November 24, 2009
The global semiconductor market experienced one of its worst years on record in 2009, but despite the poor sales during the economic recession, the industry's performance could have been much worse, a research firm says.
Worldwide revenue this year will be 12.4% less than last year, plunging more than $32 billion, iSuppli said. Nevertheless, the decrease was much less than the 20% drop predicted in the first quarter, when the market suffered a quarter-to-quarter decline of 18% following a 21.4% drop in the fourth quarter of 2008. Unexpectedly, semiconductor sales in the second and third quarter rebounded with an increase of more than 18%, respectively. Sales in the fourth quarter will rise by 5% sequentially, according to iSuppli. "This strong rebound means 2009 will be much less painful than had been feared earlier in the year," Dale Ford, senior VP at iSuppli, said in a statement. The rebound was due to better-than-expected sales in the memory market, as well as in chips for consumer electronics and wireless products. Among the top 10 suppliers, only Samsung Electronics achieved revenue growth in 2009, with sales rising a scant 1.3%, iSuppli said. The company benefited from its leadership in the memory market. "Samsung managed to outperform the memory market partly due to its early leadership in new, higher-margin memory products," Ford said. Noteworthy performance among the top 10 vendors in 2009 included Qualcomm's rise to number six from number eight last year. The company managed to keep overall revenue flat due to sales in the wireless segment and its rising share of the market for baseband chips. Advanced Micro Devices managed to climb back into the top 10 to number nine due to its ability to limit its revenue decline to 7.6%. Rival Intel, the world's largest chipmaker, managed to hold its sales decline to 5%. iSuppli is not the only market researcher to see an improvement in the semiconductor market. Gartner this month predicted sales would bounce back next year to same level as 2008, or $255 billion.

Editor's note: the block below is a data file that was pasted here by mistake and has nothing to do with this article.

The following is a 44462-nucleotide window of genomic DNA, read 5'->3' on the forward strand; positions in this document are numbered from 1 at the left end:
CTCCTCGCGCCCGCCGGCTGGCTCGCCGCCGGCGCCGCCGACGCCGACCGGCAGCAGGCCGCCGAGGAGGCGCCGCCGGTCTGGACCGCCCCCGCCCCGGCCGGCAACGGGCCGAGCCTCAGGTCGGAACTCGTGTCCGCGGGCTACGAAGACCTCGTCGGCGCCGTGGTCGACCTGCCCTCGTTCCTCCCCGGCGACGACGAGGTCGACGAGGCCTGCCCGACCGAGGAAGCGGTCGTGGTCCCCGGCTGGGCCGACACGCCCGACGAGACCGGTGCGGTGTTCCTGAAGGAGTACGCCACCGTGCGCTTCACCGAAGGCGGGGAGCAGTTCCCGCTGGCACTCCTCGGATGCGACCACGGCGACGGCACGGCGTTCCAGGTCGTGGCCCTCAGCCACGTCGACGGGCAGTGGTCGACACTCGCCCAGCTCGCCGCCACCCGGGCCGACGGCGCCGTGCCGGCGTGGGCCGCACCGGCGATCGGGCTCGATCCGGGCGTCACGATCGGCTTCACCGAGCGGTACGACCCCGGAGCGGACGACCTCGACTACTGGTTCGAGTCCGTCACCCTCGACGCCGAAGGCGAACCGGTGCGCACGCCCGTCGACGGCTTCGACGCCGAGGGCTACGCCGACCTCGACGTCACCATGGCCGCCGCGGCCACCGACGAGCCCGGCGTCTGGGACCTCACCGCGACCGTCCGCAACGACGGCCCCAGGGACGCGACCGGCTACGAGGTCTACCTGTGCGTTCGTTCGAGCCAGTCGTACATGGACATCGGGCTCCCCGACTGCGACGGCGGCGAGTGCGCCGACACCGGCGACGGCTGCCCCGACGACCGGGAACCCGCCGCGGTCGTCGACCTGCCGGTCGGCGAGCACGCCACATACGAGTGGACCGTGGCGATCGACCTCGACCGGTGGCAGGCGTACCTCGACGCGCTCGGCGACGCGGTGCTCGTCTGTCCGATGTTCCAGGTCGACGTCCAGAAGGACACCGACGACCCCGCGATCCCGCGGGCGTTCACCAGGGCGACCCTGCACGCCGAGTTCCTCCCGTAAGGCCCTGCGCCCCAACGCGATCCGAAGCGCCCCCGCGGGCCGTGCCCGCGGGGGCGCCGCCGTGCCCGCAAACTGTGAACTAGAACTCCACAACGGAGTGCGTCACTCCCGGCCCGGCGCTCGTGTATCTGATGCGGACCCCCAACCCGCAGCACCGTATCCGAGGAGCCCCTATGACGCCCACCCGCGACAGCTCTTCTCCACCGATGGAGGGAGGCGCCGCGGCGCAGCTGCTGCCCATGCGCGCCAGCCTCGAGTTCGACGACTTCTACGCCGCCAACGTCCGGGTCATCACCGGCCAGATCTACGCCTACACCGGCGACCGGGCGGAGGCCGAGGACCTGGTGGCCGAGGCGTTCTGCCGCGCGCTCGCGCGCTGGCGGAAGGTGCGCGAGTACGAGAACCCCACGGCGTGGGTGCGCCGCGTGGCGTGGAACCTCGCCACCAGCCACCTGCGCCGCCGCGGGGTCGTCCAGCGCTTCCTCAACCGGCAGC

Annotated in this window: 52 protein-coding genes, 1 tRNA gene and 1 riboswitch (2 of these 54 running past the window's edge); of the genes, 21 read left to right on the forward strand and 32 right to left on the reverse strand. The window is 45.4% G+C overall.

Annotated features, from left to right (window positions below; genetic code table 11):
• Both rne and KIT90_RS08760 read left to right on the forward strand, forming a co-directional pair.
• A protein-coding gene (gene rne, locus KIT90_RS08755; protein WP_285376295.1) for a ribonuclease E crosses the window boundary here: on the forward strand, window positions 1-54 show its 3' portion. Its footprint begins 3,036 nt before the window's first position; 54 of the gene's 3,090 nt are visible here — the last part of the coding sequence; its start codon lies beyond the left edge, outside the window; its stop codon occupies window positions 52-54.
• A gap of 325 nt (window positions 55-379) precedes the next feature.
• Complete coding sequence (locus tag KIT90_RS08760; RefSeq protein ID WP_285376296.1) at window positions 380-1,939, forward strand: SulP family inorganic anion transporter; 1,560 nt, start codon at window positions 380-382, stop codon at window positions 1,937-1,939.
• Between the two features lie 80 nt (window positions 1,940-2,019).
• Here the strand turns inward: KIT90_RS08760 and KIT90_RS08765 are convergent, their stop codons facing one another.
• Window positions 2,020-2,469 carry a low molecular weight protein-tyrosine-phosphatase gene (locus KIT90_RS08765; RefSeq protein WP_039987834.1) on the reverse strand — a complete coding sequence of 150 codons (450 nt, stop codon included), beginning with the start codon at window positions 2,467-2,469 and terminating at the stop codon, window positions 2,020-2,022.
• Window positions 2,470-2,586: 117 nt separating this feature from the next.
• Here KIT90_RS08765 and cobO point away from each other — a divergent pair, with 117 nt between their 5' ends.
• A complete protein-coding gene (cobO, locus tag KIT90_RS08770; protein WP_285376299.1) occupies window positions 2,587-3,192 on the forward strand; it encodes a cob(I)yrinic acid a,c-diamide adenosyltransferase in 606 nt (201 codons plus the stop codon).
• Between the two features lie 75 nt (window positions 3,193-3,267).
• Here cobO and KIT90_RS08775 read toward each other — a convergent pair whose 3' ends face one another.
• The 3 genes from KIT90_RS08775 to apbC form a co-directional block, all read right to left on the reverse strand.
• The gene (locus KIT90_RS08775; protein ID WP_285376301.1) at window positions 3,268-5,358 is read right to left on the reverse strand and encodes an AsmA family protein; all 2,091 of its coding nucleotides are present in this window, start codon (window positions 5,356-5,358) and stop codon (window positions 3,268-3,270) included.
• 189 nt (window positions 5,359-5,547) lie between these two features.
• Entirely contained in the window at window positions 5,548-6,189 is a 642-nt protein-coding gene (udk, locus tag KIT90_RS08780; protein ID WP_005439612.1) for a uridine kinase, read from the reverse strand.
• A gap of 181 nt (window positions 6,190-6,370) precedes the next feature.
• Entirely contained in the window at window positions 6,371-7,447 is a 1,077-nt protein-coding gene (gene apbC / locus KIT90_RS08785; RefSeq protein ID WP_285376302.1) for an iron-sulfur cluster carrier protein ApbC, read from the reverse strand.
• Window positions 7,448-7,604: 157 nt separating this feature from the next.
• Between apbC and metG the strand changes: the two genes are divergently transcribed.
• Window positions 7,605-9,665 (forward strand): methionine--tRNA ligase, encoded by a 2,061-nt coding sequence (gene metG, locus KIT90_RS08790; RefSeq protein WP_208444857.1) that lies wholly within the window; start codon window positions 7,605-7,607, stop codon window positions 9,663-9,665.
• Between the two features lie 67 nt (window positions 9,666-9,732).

About the Author(s)
You May Also Like